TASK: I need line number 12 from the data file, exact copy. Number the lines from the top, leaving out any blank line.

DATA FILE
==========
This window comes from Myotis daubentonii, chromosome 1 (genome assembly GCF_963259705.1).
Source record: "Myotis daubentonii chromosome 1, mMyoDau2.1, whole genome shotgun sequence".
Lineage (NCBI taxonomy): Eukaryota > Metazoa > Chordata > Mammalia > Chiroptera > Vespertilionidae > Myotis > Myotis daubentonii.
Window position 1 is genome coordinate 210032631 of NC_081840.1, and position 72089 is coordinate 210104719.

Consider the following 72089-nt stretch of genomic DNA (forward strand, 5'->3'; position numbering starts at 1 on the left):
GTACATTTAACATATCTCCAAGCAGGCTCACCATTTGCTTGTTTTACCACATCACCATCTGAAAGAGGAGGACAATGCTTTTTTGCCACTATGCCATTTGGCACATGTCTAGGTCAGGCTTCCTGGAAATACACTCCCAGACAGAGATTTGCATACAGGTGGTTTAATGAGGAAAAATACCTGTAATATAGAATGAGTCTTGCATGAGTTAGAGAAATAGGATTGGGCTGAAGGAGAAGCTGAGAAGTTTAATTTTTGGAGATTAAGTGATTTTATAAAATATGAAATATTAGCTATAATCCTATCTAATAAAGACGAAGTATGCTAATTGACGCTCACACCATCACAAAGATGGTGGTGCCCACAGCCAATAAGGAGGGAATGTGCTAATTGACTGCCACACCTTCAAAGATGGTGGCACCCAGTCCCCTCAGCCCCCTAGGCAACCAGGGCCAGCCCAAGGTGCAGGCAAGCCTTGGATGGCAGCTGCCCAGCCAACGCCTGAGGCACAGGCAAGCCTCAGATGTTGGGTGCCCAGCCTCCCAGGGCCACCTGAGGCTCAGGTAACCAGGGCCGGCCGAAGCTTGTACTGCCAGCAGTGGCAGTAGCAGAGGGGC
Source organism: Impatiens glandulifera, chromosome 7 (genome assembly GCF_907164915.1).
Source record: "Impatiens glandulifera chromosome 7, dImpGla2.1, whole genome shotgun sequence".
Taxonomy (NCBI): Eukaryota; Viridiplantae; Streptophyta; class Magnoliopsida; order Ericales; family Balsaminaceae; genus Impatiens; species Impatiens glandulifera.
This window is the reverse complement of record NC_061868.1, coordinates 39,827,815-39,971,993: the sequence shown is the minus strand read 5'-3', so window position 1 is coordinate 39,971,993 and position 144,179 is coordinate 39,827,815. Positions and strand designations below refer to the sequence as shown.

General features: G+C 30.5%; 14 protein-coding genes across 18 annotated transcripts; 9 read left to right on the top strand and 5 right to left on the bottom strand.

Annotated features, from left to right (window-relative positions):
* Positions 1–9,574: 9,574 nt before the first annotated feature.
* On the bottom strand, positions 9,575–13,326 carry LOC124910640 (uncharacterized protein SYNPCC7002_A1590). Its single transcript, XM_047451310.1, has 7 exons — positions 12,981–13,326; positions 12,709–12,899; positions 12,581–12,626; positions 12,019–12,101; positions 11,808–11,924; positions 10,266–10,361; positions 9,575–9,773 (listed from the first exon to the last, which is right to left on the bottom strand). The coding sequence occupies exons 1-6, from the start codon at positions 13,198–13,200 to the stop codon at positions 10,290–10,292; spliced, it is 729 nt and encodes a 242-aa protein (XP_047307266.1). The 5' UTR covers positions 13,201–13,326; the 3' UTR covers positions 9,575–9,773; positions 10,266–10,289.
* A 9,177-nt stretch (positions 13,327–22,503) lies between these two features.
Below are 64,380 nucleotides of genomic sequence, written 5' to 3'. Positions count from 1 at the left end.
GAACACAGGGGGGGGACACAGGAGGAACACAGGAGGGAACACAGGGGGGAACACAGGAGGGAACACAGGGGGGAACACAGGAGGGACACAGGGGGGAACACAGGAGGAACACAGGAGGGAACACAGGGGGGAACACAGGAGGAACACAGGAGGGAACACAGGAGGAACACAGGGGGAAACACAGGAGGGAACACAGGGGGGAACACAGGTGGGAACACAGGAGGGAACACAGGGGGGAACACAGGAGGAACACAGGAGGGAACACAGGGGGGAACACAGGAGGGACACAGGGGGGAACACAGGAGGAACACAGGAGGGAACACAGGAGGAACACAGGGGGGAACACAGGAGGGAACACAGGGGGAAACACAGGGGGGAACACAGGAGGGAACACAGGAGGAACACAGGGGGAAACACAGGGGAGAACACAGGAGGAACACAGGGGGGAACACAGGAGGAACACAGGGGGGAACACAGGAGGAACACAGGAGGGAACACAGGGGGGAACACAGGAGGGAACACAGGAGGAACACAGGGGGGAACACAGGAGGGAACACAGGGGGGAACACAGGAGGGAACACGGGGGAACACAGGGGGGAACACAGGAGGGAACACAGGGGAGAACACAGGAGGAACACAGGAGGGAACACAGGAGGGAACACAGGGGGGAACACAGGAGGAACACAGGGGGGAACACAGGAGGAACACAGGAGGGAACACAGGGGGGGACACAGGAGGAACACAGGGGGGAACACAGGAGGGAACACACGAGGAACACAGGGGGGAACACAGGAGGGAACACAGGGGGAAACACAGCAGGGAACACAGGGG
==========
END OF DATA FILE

Annotated features, from left to right (window-relative positions):